The dress and speech of Chris Robinson, the 49-year-old co-founder and former frontman of The Black Crowes, reflect a Sixties ethos. His counterculture appearance and manner may be easily had, but Robinson seems authentic: he doesn’t use email, Skype or Facebook, requiring this transatlantic interview to be conducted by telephone.
Yet perhaps the medium was appropriate as Robinson’s greatest commercial high-water mark arrived in the form of the Crowes’ back-to-back, multi-platinum albums Shake Your Monkey Maker (1990) and the sophomore The Southern Harmony and Musical Companion (1992). These two studio undertakings included hits like 'She Talks to Angels' and 'Remedy', songs on which the Georgia-born lead singer’s max-effort vocals welter soulful lyrics. Tours that saw the band sell out amphitheaters and arenas all over the world would follow.
Since the dissolution of the mega-successful Black Crowes (over 30 million albums sold worldwide), in January 2015, Robinson has been indefatigable, fronting several bands, touring, and writing, producing and releasing music for nearly 30 years.
In his latest outfit, The Chris Robinson Brotherhood, a psychedelic country-rock quintet, which Robinson referred to as "a little travelling hippie commune and our covered wagon with all the spaceships around", are Neal Casal (formerly of Ryan Adams and The Cardinals, guitar and vocals), Adam MacDougall (keyboard), Tony Leone (drums) and Mark Dutton (bass).
Despite having made three studio albums, an EP and two live collections with the CRB in just over four years, Robinson, a father of two, found time to discuss touring in America and Europe, Barcelona and, perhaps most notably, for the first time he revealed the name of the group’s new record.
The first two CRB studio albums, Big Moon Ritual (June 2012) and The Magic Door (September 2012), were basically live studio cuts and released as tracked, whereas for Phosphorescent Harvest (April 2014), you spent almost a year in the studio. What went into the decision to make a truer studio album?
In that year I had a contractual obligation to finish the last Black Crowes tour, so CRB wasn’t going to be on the road. We had all that time, so someone could go and spend the weekend at Thom’s [Monahan] house, our producer, and overdub and play. Then, we could all listen and make decisions, which is funny because were getting ready for mastering of our latest record.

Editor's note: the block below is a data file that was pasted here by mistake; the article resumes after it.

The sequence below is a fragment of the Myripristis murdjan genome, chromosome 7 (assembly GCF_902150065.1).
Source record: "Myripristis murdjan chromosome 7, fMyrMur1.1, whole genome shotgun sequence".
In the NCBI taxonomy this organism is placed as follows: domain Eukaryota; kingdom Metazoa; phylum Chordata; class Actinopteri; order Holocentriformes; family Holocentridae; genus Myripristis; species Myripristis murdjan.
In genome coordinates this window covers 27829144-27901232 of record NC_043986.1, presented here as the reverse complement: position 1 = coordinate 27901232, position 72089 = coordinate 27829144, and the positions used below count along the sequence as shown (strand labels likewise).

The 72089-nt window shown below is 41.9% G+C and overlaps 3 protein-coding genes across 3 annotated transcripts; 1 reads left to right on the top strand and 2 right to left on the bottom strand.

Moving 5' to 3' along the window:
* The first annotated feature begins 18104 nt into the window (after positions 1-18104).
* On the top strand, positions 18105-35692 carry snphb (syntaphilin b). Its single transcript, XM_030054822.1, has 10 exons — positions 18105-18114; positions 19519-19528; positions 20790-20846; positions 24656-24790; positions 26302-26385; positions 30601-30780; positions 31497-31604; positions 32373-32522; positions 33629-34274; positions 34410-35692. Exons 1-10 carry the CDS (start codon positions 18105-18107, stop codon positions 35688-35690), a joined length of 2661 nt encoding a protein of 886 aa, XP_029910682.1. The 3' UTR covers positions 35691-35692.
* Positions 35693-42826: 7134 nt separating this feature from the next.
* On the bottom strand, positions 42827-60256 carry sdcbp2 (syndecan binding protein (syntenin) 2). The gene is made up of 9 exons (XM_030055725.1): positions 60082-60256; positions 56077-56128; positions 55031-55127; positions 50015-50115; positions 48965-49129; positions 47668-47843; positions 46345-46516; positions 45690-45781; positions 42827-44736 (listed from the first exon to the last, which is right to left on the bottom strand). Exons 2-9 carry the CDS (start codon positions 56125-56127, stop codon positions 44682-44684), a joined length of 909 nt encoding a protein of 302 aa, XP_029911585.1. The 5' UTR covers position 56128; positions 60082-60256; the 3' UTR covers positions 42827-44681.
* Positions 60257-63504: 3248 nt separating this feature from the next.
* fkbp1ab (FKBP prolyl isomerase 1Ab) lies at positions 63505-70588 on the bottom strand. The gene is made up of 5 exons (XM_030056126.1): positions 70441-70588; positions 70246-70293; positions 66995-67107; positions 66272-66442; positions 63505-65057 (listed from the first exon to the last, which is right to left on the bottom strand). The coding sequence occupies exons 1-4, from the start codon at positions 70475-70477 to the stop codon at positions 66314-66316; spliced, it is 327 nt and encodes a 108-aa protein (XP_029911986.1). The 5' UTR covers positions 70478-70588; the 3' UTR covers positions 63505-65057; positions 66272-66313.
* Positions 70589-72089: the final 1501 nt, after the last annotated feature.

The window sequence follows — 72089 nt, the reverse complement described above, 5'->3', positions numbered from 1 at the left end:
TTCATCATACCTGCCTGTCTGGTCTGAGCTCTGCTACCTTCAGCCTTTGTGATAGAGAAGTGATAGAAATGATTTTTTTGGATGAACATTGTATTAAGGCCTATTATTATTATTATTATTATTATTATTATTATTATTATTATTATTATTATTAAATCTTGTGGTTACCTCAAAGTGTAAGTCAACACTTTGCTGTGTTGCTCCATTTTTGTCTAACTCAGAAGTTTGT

Do you have a name for the new record?
It’s called Anyway You Love, We Know How You Feel.
When will it be released?
It’s going to be a summertime thing—if we can get it together in the next two weeks before the tour, our maiden [European] voyage. It’s funny because I see people on social media saying, “You suck for not coming to Manchester or somewhere.” Hey, man, we don’t really call and book the shows; either people are interested or not. I think we’re lucky just to get over to Europe.
You don’t choose where you’d like to play? Is that just in Europe or America, too?
In Europe, we still hear all the time things like, “You don’t have an album to promote? What’s going on?” In the U.S. it’s completely different; it’s not ruled and dictated by record companies and media. While on the phone with a guy from Sweden, he asked why we play a different set every night. That was surprising to him. I said because we are not on a showbiz trip; we have a lot of different songs. Every night, from point A to point B, we get to tell a story. Here [in America], you would just take that for granted.
The Black Crowes opened for the Grateful Dead in the mid-Nineties. Did you ever meet Jerry Garcia?
No. But CRB is hugely inspired by his music, and by spreading the Johnny Appleseeds of whatever came out of the Pandora’s box of these things that happened right over the hill from where I’m standing, in Marin [County, California], called the Acid Tests, so there—here we are—3000 years later [laughs].
The Black Crowes have played Barcelona before. Do you have any memory of your shows here?
Oh yeah! I remember after we played in Barcelona in '92—'93, maybe. The show was so good that afterwards we got on the roof of our tour buses with acoustic guitars and played a few more songs.
The Chris Robinson Brotherhood performs Friday, March 11th at Razzmatazz.